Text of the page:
A Quick Thought on: Being Single In My Early Twenties and Why it Was so Necessary

A classmate of mine recently told me how lucky I was to be in such a “perfect relationship” I had to stop her there because there’s no such thing.

Maybe its the fact that I rarely post about us that sets this illusion to those who normally don’t spend much time with me and bae, but the idea that we live in a time in which the health of your relationship or “situationship” is scaled by the content you post still drives me a bit nuts.

The truth of the matter is, social media can easily portray a fairytale or a horror story depending on who is behind the caption.

This post highlights what worked best for me and it serves as a testimony for those currently going through what I did.


My mother was the first person I went to the first time I got played. I grew up in a pretty balanced household, as traditional as my parents were with their Dominican values and spirituality, my house wasn’t a machista setting. A setting that is pretty normalized in Latin American culture.

When my mom decided to go back to college eighteen years ago my dad took over our morning routines – which included braiding my hair right before school. They took turns with the cooking and my dad ironed and washed his own clothes

I mean my dad was a low key chef who could take care of the house as well as himself and my mom was a girl boss who did great in college while being a mom and running her own corner store in North Philadelphia.

These simple actions set both an example of how teamwork was important in a relationship but also set the standard high for the man I would marry in the future. However, people have a way of surprising you. They can seem one way and turn out to be completely different.

My mom gave me the best advice the day I told her about my situationship. First, although I had guys in mind that I could date, she told me to give myself time to heal. She also told me to fall in love with myself, get to know me and more importantly focus on the learning experience.

Second, she told me that moving forward she wanted me to keep five aspects of a healthy relationship in mind: trust, love, good communication, honesty, trust, and healthy intimacy. When one is missing, an unbalanced vibe will surround the relationship.


While many look down at community colleges, I am grateful for the path I took and the amount of money I saved as well. What I’m most grateful for was the opportunity to meet creative individuals that were highly motivated on making it somehow. These individuals saw something in me that was bigger than what I have ever imagined.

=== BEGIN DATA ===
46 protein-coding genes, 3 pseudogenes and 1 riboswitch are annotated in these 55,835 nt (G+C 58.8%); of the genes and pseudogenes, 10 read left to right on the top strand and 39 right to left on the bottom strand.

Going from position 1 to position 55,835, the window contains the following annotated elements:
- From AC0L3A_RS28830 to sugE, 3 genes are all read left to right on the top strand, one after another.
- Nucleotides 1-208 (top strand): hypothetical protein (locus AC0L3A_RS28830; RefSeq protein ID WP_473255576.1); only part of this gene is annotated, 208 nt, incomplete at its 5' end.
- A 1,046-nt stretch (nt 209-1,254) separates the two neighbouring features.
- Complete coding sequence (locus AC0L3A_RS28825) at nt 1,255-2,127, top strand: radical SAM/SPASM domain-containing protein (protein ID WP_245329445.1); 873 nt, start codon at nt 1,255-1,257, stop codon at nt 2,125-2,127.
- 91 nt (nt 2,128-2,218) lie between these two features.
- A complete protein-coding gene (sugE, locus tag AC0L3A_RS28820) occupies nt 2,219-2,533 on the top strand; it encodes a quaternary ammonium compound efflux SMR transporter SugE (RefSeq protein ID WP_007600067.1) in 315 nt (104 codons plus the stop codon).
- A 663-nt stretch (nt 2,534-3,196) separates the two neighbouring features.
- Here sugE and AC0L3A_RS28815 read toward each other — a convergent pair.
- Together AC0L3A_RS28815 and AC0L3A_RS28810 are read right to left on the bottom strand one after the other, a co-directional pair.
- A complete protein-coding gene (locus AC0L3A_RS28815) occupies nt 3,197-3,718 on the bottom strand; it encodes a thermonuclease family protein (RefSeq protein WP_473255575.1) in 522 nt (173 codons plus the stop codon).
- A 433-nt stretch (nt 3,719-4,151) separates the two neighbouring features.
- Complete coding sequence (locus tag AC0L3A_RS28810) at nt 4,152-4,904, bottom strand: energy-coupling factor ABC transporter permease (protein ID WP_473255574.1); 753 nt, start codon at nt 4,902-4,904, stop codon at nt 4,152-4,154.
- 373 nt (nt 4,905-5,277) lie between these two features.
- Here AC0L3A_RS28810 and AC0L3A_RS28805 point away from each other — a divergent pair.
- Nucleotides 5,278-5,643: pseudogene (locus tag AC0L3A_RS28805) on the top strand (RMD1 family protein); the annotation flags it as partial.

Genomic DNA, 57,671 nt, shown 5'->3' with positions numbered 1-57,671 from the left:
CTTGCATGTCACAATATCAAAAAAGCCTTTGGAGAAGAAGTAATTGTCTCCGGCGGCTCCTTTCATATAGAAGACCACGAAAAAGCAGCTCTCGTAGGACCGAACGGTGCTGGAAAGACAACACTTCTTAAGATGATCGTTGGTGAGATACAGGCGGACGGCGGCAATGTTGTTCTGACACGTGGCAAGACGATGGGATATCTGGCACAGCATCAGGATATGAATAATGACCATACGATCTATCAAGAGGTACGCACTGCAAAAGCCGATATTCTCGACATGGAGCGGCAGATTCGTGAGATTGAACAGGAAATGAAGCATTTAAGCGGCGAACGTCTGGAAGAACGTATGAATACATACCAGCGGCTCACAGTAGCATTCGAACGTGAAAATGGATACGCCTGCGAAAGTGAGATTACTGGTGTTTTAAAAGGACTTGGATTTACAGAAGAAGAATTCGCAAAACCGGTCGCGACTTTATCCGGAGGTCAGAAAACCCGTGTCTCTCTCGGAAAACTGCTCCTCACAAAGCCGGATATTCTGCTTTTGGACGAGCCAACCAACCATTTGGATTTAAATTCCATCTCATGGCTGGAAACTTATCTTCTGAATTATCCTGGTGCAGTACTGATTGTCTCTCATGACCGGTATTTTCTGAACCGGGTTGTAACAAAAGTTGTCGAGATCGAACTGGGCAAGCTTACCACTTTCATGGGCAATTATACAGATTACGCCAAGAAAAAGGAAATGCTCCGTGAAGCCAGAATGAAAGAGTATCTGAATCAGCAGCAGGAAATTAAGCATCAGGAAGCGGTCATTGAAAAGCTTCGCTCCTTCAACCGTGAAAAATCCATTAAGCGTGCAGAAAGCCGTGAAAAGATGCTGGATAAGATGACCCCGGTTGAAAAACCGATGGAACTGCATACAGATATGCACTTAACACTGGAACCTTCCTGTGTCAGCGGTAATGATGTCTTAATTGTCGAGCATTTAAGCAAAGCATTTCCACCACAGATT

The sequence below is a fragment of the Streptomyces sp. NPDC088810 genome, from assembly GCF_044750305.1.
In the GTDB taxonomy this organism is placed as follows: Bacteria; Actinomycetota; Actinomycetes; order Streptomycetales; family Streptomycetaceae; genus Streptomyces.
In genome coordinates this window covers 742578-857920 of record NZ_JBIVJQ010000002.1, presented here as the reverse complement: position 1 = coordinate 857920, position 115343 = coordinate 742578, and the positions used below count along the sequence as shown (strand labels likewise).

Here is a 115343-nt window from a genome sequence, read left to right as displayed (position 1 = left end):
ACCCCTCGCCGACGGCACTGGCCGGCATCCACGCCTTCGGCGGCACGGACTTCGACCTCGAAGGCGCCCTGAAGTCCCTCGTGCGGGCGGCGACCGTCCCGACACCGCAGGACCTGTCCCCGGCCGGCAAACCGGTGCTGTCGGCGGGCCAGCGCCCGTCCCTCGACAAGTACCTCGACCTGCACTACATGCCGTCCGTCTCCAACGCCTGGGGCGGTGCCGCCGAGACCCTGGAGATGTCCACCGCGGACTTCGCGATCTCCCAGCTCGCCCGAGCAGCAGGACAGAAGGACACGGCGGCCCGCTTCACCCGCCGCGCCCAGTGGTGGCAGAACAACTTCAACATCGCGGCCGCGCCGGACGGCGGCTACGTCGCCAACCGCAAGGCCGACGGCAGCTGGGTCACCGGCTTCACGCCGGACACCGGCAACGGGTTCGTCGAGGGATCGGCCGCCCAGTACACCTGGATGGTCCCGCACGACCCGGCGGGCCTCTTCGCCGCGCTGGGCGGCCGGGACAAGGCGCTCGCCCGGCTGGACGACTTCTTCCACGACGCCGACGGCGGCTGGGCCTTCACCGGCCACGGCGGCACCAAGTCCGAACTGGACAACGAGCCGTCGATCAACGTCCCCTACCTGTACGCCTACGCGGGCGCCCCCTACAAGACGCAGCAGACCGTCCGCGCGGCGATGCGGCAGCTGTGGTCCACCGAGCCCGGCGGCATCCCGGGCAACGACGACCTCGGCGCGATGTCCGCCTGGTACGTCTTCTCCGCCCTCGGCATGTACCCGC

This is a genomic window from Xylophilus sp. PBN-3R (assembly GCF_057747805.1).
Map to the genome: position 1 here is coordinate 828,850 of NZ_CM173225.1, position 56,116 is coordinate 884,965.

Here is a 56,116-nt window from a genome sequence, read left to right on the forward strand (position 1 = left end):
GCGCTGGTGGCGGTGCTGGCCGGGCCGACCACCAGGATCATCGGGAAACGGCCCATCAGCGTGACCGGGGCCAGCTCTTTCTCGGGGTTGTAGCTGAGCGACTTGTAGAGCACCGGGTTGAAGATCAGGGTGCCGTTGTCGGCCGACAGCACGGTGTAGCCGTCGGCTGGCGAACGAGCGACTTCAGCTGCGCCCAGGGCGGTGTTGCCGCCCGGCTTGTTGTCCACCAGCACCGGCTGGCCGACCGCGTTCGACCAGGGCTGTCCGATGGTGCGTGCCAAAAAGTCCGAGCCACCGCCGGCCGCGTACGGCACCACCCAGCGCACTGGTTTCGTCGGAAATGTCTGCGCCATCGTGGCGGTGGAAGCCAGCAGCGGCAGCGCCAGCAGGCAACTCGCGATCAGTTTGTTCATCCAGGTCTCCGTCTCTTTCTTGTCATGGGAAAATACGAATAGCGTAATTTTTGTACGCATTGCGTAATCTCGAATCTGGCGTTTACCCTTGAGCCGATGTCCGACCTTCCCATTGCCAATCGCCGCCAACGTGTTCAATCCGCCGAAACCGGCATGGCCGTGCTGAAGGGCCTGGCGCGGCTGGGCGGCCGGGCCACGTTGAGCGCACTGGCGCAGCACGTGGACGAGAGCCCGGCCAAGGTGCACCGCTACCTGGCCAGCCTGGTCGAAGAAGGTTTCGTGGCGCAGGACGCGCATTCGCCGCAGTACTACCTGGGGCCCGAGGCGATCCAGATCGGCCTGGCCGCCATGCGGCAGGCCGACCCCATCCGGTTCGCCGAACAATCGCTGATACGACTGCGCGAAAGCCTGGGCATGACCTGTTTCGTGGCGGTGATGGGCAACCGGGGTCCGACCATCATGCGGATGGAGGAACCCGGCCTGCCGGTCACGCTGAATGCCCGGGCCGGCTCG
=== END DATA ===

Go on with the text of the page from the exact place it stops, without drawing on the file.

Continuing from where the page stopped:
The environment at CCP was diverse and refreshing, it was exactly what I needed to recover from a recent death in the family and the weird situationship.

The creatives that were there for me those years know who they are and they also know that they’re the main reason I started my clothing line.

While attending CCP I was introduced to a world of underground music, art, and fashion enthusiasts. Every weekend, I explored the city that I ignored for so long. I fell in love with thrifting and fashion expression. The networking led me to an internship with RecPhilly, slowly I found myself embracing the music that I once was too timid to represent. This era of my life cultured me and pushed me to embrace the oddities of my bi-cultural identity. This era also introduced me to my love for traveling.

At nineteen I was able to experience studying abroad with friends and dope professors. I realized I wanted to explore the world and immerse myself in history while studying the Mayan pyramids and the indigenous people in Yucatan, Mexico.


We are in the age of “self-love,” but in my early twenties, it wasn’t something that was spoken of too often. The simplicity of a quote like “If you don’t love yourself, you cant love anyone,” may seem like a no-brainer, but I would witness women fall out of character and lose their principles over men didn’t value them.

Women who were beautiful and smart had the lowest self-esteem, this would somehow ruin their situationships. I could have been one of them. I got to get to know myself so deeply, that I knew my road to self-love wouldn’t be over anytime soon.

I decided that I would invest in my happiness and peace of mind. I got in the habit of self-evaluating my day at night. I would ask myself what were the mishaps of the past 15  hours? Did I handle certain situations correctly? What would I do differently next time?

I became a better person throughout those four years and changed many bad habits that were enabling me from being a better person. At one point, all of my friends were in a relationship and while no one believed me, I was truly happy alone. I loved being alone.

People couldn’t understand why I didn’t have a boyfriend. They would ask me “are you picky?” or “Are you not over so and so”? I didn’t feel lonely, I felt free.

Now, don’t get me wrong I LOVE being in a relationship now, but if I couldn’t have been happy alone, how was I ever going to be happy in a relationship?

To the person going through a similar situation, just know it gets better, but focus on yourself and growth. `